By Phill Prendeville 

Still smilingStill smiling

In Kenya today, life is tough – tougher than I remember it from other trips… everything seems somehow more desperate… but still the people smile.

Economic crisis and hardship has hit worldwide, many in New Zealand and around the world have watched their security and dreams collapse before them. As I sit in a dwelling in a Nairobi slum waiting for the torrential down pour to pass I can’t help but wonder what dreams my humble hosts have and how the world wide recession is affecting them. Funny thing about having nothing is you have nothing to lose.

I wonder if the tables were turned, and it was these Africans whom were the wealthy ones being asked to help the poor starving people of New Zealand how they would respond. As this family offer me the only seat in the house and prepare a cup of tea and try to find some food to serve, my hunch is they would do whatever they could. Even people who have nothing will offer you half. It is a hospitality and warmth to strangers that seems a thing of the past back home.

All this family wants is to give their children an education, to give them a chance at a better life than they themselves have received, to have some food to put on the table and some kind of roof over their heads. Perhaps they are the lucky ones not having to worry about losing the bach or the boat.

The recession, although tragic and painful for many, will give people in developed western countries an opportunity to think deeper about others whom have never known good times, never had abundance, and never had savings, investments, a mortgage or the luxury of credit card debt.

Perhaps people who are already sponsors will not give up on the kids here as they tighten their belts and rationalise their budgets, perhaps more than ever they will empathise with those facing absolute poverty. I wonder how far people will go for another they have not met. I wonder how easy it is to forget. Unfortunately I know the answer, since January this year hundreds of New Zealanders have returned their sponsored child to sender.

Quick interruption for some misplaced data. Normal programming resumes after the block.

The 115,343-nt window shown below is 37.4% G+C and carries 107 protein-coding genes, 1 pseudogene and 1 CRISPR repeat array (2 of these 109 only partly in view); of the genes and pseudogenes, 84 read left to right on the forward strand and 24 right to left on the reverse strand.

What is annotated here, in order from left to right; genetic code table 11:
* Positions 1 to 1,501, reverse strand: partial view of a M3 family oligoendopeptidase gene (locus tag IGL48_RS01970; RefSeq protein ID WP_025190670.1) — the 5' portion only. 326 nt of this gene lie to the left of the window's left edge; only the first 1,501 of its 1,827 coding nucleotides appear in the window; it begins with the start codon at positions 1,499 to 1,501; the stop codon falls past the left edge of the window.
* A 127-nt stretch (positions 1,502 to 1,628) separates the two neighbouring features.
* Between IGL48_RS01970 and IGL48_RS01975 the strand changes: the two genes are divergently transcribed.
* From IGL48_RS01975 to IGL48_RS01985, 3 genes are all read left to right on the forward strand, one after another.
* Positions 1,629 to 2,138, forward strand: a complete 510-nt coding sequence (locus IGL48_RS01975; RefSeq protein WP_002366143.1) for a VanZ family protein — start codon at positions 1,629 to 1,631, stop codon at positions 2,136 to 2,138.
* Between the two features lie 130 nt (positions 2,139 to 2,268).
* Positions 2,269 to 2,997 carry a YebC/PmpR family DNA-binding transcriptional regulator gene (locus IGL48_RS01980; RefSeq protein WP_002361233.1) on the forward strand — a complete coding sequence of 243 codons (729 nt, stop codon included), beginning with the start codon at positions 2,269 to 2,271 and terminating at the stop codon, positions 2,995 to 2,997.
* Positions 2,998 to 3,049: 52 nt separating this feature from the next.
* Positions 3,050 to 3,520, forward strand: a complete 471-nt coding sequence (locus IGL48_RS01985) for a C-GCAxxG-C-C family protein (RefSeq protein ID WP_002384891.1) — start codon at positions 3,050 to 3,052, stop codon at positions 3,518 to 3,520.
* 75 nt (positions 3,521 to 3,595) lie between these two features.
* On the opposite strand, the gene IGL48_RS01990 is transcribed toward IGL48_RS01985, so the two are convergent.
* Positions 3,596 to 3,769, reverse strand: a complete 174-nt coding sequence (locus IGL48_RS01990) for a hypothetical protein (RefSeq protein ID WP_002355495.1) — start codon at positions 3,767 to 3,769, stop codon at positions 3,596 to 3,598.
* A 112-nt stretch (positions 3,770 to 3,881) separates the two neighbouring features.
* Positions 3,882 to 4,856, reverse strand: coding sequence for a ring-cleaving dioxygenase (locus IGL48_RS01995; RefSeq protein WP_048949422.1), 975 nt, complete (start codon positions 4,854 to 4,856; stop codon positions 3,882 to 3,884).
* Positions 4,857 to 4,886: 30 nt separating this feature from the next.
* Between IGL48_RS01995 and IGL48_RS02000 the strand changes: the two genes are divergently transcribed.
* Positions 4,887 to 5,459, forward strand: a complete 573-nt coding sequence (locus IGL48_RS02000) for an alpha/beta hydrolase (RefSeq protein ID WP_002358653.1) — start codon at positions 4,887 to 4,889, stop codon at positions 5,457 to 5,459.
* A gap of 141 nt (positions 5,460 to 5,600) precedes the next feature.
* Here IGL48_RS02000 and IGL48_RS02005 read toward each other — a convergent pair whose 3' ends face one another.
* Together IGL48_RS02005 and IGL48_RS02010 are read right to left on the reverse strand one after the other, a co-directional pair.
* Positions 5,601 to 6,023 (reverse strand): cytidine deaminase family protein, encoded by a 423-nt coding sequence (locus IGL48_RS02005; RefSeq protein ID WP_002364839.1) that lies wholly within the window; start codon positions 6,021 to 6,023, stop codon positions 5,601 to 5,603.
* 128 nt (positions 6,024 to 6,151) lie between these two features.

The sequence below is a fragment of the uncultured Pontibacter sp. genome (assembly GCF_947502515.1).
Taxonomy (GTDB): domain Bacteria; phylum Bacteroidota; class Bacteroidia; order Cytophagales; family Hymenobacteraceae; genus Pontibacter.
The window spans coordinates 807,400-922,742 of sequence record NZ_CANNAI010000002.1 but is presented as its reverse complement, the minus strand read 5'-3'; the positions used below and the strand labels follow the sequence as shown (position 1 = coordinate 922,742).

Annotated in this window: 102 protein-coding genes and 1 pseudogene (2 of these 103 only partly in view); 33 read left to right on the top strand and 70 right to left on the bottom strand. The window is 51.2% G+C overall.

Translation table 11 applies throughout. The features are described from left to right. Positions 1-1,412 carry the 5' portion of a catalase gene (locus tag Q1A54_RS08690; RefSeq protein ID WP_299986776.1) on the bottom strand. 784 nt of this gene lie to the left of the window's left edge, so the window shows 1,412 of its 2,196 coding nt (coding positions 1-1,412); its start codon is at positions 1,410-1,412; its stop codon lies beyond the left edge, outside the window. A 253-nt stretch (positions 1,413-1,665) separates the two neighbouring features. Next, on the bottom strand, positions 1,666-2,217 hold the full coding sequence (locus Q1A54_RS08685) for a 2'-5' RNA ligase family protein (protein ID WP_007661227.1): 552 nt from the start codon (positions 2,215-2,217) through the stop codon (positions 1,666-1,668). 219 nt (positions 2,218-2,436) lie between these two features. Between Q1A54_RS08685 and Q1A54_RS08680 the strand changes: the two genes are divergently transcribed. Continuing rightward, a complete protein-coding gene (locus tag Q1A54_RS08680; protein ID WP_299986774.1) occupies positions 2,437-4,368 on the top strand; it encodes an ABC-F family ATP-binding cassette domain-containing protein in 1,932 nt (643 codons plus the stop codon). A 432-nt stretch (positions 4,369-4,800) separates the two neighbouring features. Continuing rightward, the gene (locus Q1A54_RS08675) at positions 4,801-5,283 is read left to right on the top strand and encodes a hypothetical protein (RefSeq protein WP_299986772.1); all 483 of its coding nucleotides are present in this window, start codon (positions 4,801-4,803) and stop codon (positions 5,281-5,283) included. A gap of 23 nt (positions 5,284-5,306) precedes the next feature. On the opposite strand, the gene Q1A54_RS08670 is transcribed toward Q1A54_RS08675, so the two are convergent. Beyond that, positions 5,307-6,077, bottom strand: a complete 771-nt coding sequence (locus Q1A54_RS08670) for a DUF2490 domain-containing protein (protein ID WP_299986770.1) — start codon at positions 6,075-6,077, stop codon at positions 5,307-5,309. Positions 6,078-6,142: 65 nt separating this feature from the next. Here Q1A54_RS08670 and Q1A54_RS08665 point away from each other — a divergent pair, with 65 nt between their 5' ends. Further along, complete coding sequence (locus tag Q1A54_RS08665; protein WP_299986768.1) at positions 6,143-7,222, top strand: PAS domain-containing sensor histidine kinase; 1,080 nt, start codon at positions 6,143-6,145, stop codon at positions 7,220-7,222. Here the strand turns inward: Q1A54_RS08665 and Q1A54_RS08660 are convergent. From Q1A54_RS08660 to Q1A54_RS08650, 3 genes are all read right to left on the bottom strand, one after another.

Living in povertyLiving in poverty

Everything is relative. Even though I know kids here are dying needlessly from curable diseases everyday, I still get annoyed having to queue or wait in traffic and I still worry about where the next dollar is coming from. I understand that at times, we have only the capacity to deal with what is right in front of us. I understand that some people really cannot afford to help a child somewhere on the other side of the world. I just hope that they know what huge effect that decision makes to a household like the one I presently sit in… I hope that the child that they have forfeited is not for the price of two bottles of wine or a 50 gram packet of tobacco.

The western world is facing hardship but right now in Kenya there are more than 3 million people including half a million children facing starvation due to drought.

Farmers can no longer grow their own food and have no money to buy it. The water holes are drying up and the animals are dying.

The Kenyan government has responded to the crisis by distributing maize to the worst affected areas but, it is simply not enough, the maize can’t be fed to the very young and has little nutritious value.

They won't give upThey won't give up

In rural areas like Emali, children are dropping out of school because they have to spend their days looking for water. Relatives and neighbours do their best to look after each other, especially the children. But with no food or water, the children here are literally starving to death whilst their parents or grandparents watch helplessly, unable to save them.

The human spirit is strong. These are good people living in hard times. They are doing their best against what seem insurmountable odds, they won’t give up but if anyone desperately needs help… they do and they need it now.

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